At some point it dawned on me that I could have the best of both worlds, and I started building the A2E kit I have now. And it's perfect! Real drums, studio-quality sound, and quiet practice! I should've done this from the get go, but of course I didn't know then what I know now.
    Nice kit. You should try Stealth cymbals conversion too and sale your Zildjian Gen16

    Leave a comment:


  • MJB
    replied
    My A2E kit:

    - PDP Concept LTD shell pack in Olive Stain Lacquer with black hardware. 7x10 and 8x12 rack toms, 14x16 floor tom, 16x22 kick, and 5.5x13 snare.
    - Batter side drum heads are drum-tec real feel. Resonant heads are Remo SilentStroke. Pintech SilenTrim on toms and snare.
    - DW 5000 series hardware.
    - Stealth ISM triggers on toms and kick, ISM-6 on snare.
    - Istanbul Mehmet X-Ray Silence cymbals. 14" hi-hats, 16" and 18" crashes, 10" splash, and 20" ride. Not pictured are Zildjian L80s in same sizes, used when the Istanbuls are too loud (e.g., late night practice).
    - Zildjian Gen16 Digital Cymbal Processor and Direct Source Pickups.
    - Pearl Mimic Pro drum module.

    LOVING it so far. It plays essentially the same as an acoustic and sounds amazing. Still getting the cymbal effects dialed in, and they will probably never sound as good or be as versatile as what I could get triggering e-cymbals through the Mimic, but I prioritized feel over sound.

    I started out drumming earlier this year with a Roland TD-17KVX, using some of the same hardware shown in the pic. I have a lot of good things to say about that kit, but ultimately I was a little dissatisfied with the scale just being so different than "real" drums. I also was starting to get really frustrated once I started trying to incorporate the ride into my playing - I couldn't get over the dead, inarticulate feeling of a big rubber slab, and the poor response of the bell trigger was sort of the nail in the coffin for me. Plus, ultimately, I couldn't shake the feeling that I was playing an expensive toy rather than a serious instrument. And sometimes I felt like I was spending more time scrolling through kits trying to find the "right" sound than I was spending playing. In retrospect, I wish I hd been aware of the drum-tec and V Expressions upgrades for the module, but I guess that would've only solved one problem.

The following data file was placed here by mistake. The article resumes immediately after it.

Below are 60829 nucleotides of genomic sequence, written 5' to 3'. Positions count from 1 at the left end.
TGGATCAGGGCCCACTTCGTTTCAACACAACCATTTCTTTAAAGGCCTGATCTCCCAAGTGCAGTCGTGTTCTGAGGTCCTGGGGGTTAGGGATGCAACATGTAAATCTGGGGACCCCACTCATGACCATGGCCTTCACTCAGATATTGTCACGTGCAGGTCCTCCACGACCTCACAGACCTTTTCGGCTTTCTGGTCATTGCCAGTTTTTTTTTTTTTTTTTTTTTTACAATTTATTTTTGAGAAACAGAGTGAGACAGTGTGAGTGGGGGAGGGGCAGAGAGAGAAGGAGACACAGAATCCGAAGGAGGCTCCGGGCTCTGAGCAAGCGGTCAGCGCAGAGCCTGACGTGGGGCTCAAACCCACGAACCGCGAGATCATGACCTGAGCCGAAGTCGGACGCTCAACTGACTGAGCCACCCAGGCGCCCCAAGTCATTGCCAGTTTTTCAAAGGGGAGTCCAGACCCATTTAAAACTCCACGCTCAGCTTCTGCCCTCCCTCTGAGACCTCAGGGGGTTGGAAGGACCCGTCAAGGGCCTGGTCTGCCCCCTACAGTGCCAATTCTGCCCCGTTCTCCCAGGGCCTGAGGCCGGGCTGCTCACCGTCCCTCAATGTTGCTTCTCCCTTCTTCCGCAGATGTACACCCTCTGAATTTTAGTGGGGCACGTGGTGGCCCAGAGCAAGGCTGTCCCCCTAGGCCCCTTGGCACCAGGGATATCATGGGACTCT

So I sold the Roland and bought the PDP after a few months - and realized I was sort of starting all over. Learning about drum heads, tuning, kit ergonomics were quite different, etc. And of course, they were LOUD. I found that I was learning a ton, but frankly I started to notice that my practice time was being severely limited by the volume of the thing. I remembered fondly being able to pound away on the Roland until midnight or later without bothering anyone else in the house. I did start to spend more time on a practice pad, which I think is a good thing, but I wasn't drumming as much. And, to be completely honest, my drums never sounded that great. I was spending so much time and effort (and money) on different drum heads, tuning aids, and quiet practice systems but could never get a sound that was really all that satisfying, and I realized that no matter what I did, I was ultimately limited by the acoustics of my practice room. I considered acoustically treating the room, but at that point I think I had had enough.

    At some point it dawned on me that I could have the best of both worlds, and I started building the A2E kit I have now. And it's perfect! Real drums, studio-quality sound, and quiet practice! I should've done this from the get go, but of course I didn't know then what I know now.

    Leave a comment: